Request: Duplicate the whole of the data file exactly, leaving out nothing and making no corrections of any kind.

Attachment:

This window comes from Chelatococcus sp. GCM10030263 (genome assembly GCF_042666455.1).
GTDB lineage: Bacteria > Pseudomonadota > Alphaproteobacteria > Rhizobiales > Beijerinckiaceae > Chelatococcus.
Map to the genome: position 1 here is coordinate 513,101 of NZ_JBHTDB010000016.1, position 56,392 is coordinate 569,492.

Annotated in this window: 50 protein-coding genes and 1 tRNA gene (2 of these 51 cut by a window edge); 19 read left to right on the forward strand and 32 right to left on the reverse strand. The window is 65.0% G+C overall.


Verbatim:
This window comes from Chelatococcus sp. GCM10030263 (genome assembly GCF_042666455.1).
GTDB lineage: Bacteria > Pseudomonadota > Alphaproteobacteria > Rhizobiales > Beijerinckiaceae > Chelatococcus.
Map to the genome: position 1 here is coordinate 513,101 of NZ_JBHTDB010000016.1, position 56,392 is coordinate 569,492.

Annotated in this window: 50 protein-coding genes and 1 tRNA gene (2 of these 51 cut by a window edge); 19 read left to right on the forward strand and 32 right to left on the reverse strand. The window is 65.0% G+C overall.